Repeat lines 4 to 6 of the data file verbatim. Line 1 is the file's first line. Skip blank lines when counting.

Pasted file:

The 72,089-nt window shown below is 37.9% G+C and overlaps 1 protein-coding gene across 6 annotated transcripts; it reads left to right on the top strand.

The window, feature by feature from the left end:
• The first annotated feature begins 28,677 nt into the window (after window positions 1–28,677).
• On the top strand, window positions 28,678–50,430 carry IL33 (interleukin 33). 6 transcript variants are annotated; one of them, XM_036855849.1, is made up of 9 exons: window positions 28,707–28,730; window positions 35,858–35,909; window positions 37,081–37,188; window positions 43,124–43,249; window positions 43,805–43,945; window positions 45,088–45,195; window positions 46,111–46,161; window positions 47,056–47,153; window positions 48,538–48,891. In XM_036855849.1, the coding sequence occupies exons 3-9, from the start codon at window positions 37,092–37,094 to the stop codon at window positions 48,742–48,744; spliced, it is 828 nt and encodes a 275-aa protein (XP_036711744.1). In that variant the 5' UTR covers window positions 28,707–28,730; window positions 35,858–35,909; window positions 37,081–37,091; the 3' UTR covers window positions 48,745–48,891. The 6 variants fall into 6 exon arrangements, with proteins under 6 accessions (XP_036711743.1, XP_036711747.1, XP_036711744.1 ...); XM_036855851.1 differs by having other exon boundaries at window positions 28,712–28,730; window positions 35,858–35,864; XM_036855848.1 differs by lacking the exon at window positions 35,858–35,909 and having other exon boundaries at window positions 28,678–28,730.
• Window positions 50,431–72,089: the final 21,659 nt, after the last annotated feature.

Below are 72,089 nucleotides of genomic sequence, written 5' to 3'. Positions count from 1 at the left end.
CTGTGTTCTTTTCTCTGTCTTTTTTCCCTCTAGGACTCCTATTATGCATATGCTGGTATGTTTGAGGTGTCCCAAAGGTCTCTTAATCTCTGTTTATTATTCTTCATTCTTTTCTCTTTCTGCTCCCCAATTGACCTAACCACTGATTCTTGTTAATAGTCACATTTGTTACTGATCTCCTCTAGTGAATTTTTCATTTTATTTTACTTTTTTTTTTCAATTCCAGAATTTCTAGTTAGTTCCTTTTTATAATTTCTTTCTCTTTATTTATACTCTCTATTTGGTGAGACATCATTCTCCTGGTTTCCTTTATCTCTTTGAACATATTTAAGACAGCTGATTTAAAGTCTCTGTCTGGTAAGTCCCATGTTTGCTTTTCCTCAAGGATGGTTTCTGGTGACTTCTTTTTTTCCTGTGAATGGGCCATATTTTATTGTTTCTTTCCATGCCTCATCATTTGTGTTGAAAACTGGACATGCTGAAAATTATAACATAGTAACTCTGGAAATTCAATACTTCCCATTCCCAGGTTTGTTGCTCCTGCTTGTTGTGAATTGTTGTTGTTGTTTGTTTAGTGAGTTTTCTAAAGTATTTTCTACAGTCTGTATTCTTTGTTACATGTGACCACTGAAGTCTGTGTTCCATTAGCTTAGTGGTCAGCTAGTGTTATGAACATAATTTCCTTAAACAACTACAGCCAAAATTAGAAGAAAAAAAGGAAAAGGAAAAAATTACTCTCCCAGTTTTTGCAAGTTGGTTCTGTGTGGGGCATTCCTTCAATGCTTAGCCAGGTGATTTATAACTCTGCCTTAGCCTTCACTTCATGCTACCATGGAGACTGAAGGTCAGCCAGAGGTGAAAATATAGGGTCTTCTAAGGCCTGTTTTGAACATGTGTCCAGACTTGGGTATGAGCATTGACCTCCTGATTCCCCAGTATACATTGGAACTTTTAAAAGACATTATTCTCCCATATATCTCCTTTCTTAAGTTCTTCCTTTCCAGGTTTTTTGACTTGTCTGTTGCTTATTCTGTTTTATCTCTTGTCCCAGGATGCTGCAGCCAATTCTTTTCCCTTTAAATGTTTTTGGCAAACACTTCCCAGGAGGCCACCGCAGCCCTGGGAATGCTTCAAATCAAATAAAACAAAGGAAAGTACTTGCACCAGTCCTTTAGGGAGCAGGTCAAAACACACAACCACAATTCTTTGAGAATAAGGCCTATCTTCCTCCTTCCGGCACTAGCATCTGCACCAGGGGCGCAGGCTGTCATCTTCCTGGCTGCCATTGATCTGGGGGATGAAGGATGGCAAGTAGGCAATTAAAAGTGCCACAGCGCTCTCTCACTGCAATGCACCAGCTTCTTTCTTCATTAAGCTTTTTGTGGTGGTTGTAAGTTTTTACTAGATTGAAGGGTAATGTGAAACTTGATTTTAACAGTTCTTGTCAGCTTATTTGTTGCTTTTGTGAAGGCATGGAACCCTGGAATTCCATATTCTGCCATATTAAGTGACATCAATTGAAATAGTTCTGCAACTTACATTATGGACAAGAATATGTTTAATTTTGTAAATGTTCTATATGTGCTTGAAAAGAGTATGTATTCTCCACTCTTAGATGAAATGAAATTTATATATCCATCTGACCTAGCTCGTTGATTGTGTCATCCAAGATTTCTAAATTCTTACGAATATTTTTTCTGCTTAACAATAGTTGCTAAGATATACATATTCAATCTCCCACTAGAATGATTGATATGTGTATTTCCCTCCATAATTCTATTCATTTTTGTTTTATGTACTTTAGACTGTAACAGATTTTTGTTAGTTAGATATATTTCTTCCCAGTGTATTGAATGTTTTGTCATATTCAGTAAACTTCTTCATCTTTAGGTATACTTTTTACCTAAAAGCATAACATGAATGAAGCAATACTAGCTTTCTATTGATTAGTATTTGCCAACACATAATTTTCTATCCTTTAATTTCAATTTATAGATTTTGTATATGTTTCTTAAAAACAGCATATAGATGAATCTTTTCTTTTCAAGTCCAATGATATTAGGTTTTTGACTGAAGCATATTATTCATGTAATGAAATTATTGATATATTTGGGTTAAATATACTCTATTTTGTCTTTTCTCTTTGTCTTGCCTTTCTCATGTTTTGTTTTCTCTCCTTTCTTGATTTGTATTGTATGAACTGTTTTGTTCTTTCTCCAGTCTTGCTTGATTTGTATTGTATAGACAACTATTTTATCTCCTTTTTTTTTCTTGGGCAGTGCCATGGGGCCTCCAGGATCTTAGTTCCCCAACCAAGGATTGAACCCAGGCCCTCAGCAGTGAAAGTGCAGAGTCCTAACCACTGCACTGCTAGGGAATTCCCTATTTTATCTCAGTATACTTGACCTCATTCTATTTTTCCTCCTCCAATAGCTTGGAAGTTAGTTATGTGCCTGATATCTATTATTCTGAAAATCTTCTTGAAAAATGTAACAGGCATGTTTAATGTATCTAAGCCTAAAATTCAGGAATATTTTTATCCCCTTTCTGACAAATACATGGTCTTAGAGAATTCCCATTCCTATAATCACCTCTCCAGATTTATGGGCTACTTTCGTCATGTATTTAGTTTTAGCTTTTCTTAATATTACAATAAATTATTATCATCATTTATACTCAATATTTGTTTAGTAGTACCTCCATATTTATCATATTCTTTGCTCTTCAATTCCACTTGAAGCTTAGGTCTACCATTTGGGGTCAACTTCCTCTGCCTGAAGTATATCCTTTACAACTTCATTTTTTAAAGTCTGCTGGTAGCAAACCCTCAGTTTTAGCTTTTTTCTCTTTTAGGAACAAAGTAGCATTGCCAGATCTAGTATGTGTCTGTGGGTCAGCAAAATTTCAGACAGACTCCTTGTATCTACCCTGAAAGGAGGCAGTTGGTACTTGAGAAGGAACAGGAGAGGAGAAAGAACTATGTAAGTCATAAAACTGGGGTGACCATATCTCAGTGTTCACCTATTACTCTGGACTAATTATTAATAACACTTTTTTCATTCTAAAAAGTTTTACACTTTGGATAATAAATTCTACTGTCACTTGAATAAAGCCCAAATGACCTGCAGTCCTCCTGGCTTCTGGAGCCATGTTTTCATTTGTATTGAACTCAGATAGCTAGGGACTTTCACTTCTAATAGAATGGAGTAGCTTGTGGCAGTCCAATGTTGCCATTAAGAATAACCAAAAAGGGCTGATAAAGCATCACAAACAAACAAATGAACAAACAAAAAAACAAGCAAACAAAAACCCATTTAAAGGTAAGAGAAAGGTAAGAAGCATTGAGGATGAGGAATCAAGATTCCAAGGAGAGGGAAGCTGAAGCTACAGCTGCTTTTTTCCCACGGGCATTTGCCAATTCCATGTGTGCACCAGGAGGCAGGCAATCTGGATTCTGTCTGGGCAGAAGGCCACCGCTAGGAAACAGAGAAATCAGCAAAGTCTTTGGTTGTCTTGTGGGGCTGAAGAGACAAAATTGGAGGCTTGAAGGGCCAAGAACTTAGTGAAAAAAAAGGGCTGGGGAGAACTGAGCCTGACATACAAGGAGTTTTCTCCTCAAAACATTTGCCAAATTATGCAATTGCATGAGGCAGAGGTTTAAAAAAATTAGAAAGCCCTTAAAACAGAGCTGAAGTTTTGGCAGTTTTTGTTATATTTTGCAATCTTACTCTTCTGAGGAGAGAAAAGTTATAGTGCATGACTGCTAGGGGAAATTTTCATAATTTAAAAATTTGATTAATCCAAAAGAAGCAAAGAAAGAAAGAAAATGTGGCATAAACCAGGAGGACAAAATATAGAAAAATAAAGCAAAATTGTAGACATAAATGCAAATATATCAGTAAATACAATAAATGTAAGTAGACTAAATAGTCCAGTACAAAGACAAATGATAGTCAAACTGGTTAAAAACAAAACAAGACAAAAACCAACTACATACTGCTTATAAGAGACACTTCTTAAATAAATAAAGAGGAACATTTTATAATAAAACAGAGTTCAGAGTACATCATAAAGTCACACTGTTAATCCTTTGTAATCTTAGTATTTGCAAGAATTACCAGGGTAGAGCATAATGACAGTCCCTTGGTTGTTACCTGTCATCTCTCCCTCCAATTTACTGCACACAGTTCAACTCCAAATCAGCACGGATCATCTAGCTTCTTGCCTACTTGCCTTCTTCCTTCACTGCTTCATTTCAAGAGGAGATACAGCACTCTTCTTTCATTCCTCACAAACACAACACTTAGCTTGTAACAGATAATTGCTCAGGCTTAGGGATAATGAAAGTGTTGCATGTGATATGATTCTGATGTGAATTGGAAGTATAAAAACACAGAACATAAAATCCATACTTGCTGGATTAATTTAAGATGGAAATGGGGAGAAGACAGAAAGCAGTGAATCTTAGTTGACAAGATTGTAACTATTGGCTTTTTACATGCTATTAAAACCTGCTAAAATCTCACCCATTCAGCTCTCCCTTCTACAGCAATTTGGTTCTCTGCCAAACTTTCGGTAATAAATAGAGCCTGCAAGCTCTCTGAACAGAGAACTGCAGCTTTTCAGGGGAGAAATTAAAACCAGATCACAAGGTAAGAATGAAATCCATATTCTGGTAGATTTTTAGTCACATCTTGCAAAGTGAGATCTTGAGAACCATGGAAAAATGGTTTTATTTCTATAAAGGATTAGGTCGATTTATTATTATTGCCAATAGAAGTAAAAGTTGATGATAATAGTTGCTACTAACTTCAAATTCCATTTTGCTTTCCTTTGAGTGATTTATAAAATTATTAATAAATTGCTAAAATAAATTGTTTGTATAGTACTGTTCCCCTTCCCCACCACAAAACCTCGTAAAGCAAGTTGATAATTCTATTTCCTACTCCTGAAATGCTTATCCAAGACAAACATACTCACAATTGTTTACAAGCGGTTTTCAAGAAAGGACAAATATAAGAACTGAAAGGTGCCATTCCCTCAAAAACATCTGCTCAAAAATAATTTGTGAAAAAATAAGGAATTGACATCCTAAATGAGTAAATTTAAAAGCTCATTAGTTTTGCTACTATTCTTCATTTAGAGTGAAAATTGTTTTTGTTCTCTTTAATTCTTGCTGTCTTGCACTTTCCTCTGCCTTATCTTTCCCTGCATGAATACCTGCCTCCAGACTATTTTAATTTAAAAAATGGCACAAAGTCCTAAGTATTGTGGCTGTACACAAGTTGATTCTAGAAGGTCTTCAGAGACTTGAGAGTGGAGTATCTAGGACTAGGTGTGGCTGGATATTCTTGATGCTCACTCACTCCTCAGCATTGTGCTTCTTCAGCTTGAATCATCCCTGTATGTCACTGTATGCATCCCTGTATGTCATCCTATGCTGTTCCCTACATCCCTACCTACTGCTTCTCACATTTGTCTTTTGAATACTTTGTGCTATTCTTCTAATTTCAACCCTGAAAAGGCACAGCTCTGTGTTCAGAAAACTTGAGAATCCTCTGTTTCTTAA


• On the top strand, window positions 28,678–50,430 carry IL33 (interleukin 33). 6 transcript variants are annotated; one of them, XM_036855849.1, is made up of 9 exons: window positions 28,707–28,730; window positions 35,858–35,909; window positions 37,081–37,188; window positions 43,124–43,249; window positions 43,805–43,945; window positions 45,088–45,195; window positions 46,111–46,161; window positions 47,056–47,153; window positions 48,538–48,891. In XM_036855849.1, the coding sequence occupies exons 3-9, from the start codon at window positions 37,092–37,094 to the stop codon at window positions 48,742–48,744; spliced, it is 828 nt and encodes a 275-aa protein (XP_036711744.1). In that variant the 5' UTR covers window positions 28,707–28,730; window positions 35,858–35,909; window positions 37,081–37,091; the 3' UTR covers window positions 48,745–48,891. The 6 variants fall into 6 exon arrangements, with proteins under 6 accessions (XP_036711743.1, XP_036711747.1, XP_036711744.1 ...); XM_036855851.1 differs by having other exon boundaries at window positions 28,712–28,730; window positions 35,858–35,864; XM_036855848.1 differs by lacking the exon at window positions 35,858–35,909 and having other exon boundaries at window positions 28,678–28,730.
• Window positions 50,431–72,089: the final 21,659 nt, after the last annotated feature.

Below are 72,089 nucleotides of genomic sequence, written 5' to 3'. Positions count from 1 at the left end.